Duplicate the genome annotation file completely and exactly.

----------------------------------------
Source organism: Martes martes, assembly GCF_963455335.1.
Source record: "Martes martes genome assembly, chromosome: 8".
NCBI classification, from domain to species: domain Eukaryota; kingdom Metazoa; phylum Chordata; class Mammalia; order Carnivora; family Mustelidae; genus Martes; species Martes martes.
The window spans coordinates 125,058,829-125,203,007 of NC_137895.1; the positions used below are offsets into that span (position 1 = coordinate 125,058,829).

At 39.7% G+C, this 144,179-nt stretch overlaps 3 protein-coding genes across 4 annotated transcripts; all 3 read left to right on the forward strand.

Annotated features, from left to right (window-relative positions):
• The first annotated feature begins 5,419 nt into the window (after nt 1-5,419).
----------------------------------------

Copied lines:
Source organism: Martes martes, assembly GCF_963455335.1.
Source record: "Martes martes genome assembly, chromosome: 8".
NCBI classification, from domain to species: domain Eukaryota; kingdom Metazoa; phylum Chordata; class Mammalia; order Carnivora; family Mustelidae; genus Martes; species Martes martes.
The window spans coordinates 125,058,829-125,203,007 of NC_137895.1; the positions used below are offsets into that span (position 1 = coordinate 125,058,829).

At 39.7% G+C, this 144,179-nt stretch overlaps 3 protein-coding genes across 4 annotated transcripts; all 3 read left to right on the forward strand.

Annotated features, from left to right (window-relative positions):
• The first annotated feature begins 5,419 nt into the window (after nt 1-5,419).